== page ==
Riyadh, Asharq Al-Awsat – An academic study carried out in Saudi Arabia has linked the high level of female unemployment in the kingdom to social factors, saying that this is the major reason behind this phenomenon. Female unemployment in Saudi Arabia stands at above 28 percent.
Dr. Fawzia al-Bakr said that this study revealed that the dominant culture in Saudi Arabian society is responsible for determining the types of work that it is acceptable for women to do. She added that women in Saudi Arabia are completely reliant upon their guardians, and this is something that makes it impossible for many Saudi Arabian women to enter the workforce, or work in specific fields.
During a conference entitled “A vision of the future on how to reduce unemployment amongst Saudi Arabian female graduates” held at the King Saud University in Riyadh, Dr. al-Bakr said that there were a number of reasons that contributed to women being unable to join the workforce. She revealed that these reasons include women’s limited administrative and legal experience, and women having to consult with their families and guardians before taking a job. Dr. al-Bakr stressed that this resulted in Saudi Arabian women being forced to miss many job opportunities.
Meanwhile Dr. Fahd al-Yahya, a consultant psychiatrist, also told the conference that unemployment has a number of psychological affects, and this includes causing unemployed women to feel marginalized. Dr. al-Yahya stressed that employment does not just hold material or financial value, but also emotional value, as it allows an individual to feel like a productive and capable member of society. He also said that when one loses a job, this potentially has psychological repercussions, including giving rise to depression, and feelings of low self-esteem.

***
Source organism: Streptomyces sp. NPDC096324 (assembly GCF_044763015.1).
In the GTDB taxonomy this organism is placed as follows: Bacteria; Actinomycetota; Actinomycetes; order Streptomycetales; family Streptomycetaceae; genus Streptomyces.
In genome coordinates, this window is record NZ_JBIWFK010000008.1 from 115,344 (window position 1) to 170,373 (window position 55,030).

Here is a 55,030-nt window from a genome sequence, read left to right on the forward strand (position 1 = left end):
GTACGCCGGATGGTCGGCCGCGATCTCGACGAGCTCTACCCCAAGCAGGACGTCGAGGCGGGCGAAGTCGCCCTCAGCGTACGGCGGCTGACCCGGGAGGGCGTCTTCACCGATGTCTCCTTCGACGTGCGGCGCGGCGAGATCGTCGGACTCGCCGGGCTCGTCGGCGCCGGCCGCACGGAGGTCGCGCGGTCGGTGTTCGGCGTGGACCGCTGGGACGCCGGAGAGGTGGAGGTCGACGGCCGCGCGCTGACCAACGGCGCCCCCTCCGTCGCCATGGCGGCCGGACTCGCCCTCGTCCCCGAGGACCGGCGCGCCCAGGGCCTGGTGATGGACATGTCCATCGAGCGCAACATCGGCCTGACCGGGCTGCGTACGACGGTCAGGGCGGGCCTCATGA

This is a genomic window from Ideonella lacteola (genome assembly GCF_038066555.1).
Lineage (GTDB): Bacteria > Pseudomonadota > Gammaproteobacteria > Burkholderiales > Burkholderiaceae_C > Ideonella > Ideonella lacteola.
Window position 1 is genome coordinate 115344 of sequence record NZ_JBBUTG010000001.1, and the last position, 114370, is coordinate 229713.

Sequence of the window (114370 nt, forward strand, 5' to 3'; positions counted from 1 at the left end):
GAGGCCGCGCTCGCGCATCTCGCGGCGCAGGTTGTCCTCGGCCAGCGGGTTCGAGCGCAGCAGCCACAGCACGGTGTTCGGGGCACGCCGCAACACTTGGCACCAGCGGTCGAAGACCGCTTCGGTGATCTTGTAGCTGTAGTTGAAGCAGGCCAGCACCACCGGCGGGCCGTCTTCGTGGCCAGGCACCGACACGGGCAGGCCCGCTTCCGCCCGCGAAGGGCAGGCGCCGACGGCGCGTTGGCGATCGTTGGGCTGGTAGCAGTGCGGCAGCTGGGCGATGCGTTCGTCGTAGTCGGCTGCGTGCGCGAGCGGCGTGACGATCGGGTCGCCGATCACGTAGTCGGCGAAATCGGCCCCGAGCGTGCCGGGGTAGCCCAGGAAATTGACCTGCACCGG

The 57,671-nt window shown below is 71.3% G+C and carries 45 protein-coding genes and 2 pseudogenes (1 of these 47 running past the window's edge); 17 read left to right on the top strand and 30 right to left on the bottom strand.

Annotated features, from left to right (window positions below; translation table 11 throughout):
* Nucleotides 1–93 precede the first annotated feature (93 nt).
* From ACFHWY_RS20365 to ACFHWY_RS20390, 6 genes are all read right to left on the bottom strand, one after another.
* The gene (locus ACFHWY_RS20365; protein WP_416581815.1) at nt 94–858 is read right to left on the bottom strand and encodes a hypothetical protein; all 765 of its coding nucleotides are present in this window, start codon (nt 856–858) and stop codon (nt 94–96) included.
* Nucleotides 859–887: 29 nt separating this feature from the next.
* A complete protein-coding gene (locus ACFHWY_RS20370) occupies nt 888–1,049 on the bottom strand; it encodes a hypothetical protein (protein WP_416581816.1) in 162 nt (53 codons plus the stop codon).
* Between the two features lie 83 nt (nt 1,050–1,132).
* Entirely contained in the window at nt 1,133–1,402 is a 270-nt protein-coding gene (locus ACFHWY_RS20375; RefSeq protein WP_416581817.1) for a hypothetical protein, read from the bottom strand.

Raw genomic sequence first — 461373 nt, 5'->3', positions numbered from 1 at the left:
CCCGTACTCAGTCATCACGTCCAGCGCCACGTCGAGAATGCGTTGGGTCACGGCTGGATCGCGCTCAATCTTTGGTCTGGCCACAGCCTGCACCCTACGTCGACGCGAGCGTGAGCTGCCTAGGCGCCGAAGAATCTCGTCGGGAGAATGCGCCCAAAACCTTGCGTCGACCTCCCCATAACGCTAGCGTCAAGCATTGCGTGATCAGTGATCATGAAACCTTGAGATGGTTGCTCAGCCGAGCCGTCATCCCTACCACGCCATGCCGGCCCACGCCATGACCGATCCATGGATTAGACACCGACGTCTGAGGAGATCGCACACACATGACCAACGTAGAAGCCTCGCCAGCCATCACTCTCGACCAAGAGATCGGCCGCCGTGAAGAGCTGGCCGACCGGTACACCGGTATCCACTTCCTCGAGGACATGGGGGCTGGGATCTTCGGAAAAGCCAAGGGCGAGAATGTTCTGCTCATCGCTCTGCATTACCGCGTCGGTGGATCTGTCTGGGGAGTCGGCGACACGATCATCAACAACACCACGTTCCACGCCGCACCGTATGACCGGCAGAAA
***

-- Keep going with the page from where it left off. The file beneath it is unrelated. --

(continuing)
Unemployment is considered to be one of the leading problems that the Saudi Arabian economy is facing, with unemployment rates in 2010 standing at 10.5 percent. Unemployment amongst women is the main reason being Saudi Arabia’s high unemployment rate, with female unemployment standing at 28.4 percent.
The study also revealed that 75 percent of unemployed women in Saudi Arabia are university graduates, and that 90 percent of female graduates with degrees in humanities are currently unemployed. The study also revealed that the majority of Saudi Arabian female graduates have degrees in teaching and education, as this is a field that is considered to be most appropriate for female employment by Saudi society.
In contrast to the high demand for female university graduates in the private and public sectors in Saudi Arabia, less than 5 percent of Saudi female graduates end up in the business sector, which has among the lowest proportion of female representation in the world.